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myMarvin Architects' Challenge: Island House

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This beautiful house, on an island in New York, was designed by Jacob Albert of Albert, Righter & Tittmann in Boston.

The clients wanted a new take on local Shingle Style traditions for this seaside vacation retreat. Its neighbors, which date from the 1880’s through the 1920’s, are light-hearted and picturesque but understated vacation houses. Island House distills the essence of its seaside summer community, updating local traditions to accommodate the requirements of modern living. The round tower and gently flared gambrel roof give the sense of swelling volumes characteristic of the Shingle Style. The strong, continuous eave line helps to root the house to its site.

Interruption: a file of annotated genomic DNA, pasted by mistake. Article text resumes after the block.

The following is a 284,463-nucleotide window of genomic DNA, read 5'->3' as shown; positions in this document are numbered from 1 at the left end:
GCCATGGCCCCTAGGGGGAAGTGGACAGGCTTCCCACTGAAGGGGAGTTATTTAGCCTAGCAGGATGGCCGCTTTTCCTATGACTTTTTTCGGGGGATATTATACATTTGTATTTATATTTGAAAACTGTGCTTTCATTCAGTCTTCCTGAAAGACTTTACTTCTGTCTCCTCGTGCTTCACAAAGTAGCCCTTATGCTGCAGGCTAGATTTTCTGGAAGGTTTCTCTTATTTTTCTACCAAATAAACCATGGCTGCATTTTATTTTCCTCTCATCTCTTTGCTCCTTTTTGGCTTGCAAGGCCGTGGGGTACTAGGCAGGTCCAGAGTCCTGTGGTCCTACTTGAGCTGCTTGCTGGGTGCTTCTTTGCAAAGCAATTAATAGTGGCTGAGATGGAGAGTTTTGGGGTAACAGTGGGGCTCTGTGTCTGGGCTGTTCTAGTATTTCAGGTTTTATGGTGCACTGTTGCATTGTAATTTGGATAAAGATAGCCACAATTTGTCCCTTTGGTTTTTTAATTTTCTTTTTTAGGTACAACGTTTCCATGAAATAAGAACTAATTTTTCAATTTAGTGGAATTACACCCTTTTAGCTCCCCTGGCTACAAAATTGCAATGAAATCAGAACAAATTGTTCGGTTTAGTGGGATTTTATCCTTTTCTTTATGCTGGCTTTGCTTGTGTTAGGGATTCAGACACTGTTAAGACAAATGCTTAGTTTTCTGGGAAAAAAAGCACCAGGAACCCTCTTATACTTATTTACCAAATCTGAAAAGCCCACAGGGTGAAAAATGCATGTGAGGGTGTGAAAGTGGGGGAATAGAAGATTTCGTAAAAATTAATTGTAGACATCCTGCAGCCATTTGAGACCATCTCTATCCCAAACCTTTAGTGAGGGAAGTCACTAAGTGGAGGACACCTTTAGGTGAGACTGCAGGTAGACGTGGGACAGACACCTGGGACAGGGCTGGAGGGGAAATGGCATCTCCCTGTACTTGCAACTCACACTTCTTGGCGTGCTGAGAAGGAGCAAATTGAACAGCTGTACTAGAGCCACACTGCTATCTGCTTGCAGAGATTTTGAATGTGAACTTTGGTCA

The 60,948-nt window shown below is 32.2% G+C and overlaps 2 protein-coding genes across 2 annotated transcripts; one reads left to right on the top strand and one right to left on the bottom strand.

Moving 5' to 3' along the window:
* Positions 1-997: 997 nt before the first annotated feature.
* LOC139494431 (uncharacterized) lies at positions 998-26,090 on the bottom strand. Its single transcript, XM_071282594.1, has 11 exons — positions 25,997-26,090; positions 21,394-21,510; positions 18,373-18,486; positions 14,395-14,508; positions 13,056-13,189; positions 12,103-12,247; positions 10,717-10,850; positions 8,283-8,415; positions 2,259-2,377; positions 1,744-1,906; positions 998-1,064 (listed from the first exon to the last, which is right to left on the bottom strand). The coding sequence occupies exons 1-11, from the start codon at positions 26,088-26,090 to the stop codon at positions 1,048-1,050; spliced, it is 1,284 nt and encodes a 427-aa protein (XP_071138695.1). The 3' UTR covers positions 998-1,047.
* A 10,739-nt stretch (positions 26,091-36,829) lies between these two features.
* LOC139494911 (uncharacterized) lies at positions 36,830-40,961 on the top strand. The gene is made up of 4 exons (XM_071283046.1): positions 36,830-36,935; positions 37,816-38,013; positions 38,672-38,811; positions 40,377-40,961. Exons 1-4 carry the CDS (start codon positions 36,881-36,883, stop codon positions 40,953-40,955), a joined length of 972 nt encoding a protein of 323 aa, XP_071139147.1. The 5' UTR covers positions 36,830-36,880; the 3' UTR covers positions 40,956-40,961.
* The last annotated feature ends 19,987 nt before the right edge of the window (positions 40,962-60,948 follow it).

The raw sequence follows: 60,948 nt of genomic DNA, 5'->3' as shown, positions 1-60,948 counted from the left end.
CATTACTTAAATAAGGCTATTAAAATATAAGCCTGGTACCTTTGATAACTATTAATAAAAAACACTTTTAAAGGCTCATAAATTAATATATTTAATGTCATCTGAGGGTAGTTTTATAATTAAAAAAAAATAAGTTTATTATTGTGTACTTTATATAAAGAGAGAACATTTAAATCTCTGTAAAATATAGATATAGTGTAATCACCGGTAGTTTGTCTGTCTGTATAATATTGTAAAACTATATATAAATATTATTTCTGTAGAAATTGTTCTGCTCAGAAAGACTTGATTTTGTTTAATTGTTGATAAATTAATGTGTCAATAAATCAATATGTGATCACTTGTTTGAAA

This house takes full advantage of the ocean view with its large windows and French doors. Dramatic repetition of pointed dormers places paired Marvin double hung windows on an angle to better capture the sweeping views to the water. A row of awning windows on the entry side wraps around a conical tower and continues onto a dormer, visually linking the separate forms. Durable Marvin windows were very important to this project, given the harsh year-round weathering. Marvin clad windows keep the weather out, requiring a minimum of maintenance, while staying true to the flavor of the place.